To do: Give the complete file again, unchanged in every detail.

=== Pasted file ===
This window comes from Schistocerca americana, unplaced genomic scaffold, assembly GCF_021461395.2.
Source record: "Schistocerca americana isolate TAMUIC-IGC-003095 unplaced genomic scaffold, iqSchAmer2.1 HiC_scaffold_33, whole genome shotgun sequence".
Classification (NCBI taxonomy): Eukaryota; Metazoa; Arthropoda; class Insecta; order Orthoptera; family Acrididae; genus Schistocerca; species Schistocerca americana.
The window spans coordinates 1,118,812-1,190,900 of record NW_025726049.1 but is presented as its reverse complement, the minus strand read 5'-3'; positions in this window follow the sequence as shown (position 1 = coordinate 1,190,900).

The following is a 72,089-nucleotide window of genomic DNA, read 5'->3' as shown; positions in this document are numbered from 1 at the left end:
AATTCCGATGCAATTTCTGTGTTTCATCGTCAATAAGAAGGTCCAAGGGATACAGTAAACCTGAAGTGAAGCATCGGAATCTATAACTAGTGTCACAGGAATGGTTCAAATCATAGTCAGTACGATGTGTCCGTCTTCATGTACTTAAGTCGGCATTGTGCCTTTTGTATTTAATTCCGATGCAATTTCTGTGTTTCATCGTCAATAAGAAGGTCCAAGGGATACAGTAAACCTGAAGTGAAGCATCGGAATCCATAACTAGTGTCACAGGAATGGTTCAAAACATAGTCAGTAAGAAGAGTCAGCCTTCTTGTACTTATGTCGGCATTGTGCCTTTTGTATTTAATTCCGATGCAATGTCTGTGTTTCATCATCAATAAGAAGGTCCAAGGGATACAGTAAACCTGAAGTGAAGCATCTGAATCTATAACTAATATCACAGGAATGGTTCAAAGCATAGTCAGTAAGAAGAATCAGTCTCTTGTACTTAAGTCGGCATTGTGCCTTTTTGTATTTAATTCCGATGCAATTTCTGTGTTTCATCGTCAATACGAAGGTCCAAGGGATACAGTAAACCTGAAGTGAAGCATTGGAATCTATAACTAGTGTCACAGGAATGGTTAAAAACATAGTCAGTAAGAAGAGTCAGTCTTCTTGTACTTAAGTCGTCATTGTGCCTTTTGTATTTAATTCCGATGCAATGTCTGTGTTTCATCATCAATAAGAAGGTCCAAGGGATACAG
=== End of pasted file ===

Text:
This window comes from Schistocerca americana, unplaced genomic scaffold, assembly GCF_021461395.2.
Source record: "Schistocerca americana isolate TAMUIC-IGC-003095 unplaced genomic scaffold, iqSchAmer2.1 HiC_scaffold_33, whole genome shotgun sequence".
Classification (NCBI taxonomy): Eukaryota; Metazoa; Arthropoda; class Insecta; order Orthoptera; family Acrididae; genus Schistocerca; species Schistocerca americana.
The window spans coordinates 1,118,812-1,190,900 of record NW_025726049.1 but is presented as its reverse complement, the minus strand read 5'-3'; positions in this window follow the sequence as shown (position 1 = coordinate 1,190,900).

The following is a 72,089-nucleotide window of genomic DNA, read 5'->3' as shown; positions in this document are numbered from 1 at the left end:
AATTCCGATGCAATTTCTGTGTTTCATCGTCAATAAGAAGGTCCAAGGGATACAGTAAACCTGAAGTGAAGCATCGGAATCTATAACTAGTGTCACAGGAATGGTTCAAATCATAGTCAGTACGATGTGTCCGTCTTCATGTACTTAAGTCGGCATTGTGCCTTTTGTATTTAATTCCGATGCAATTTCTGTGTTTCATCGTCAATAAGAAGGTCCAAGGGATACAGTAAACCTGAAGTGAAGCATCGGAATCCATAACTAGTGTCACAGGAATGGTTCAAAACATAGTCAGTAAGAAGAGTCAGCCTTCTTGTACTTATGTCGGCATTGTGCCTTTTGTATTTAATTCCGATGCAATGTCTGTGTTTCATCATCAATAAGAAGGTCCAAGGGATACAGTAAACCTGAAGTGAAGCATCTGAATCTATAACTAATATCACAGGAATGGTTCAAAGCATAGTCAGTAAGAAGAATCAGTCTCTTGTACTTAAGTCGGCATTGTGCCTTTTTGTATTTAATTCCGATGCAATTTCTGTGTTTCATCGTCAATACGAAGGTCCAAGGGATACAGTAAACCTGAAGTGAAGCATTGGAATCTATAACTAGTGTCACAGGAATGGTTAAAAACATAGTCAGTAAGAAGAGTCAGTCTTCTTGTACTTAAGTCGTCATTGTGCCTTTTGTATTTAATTCCGATGCAATGTCTGTGTTTCATCATCAATAAGAAGGTCCAAGGGATACAG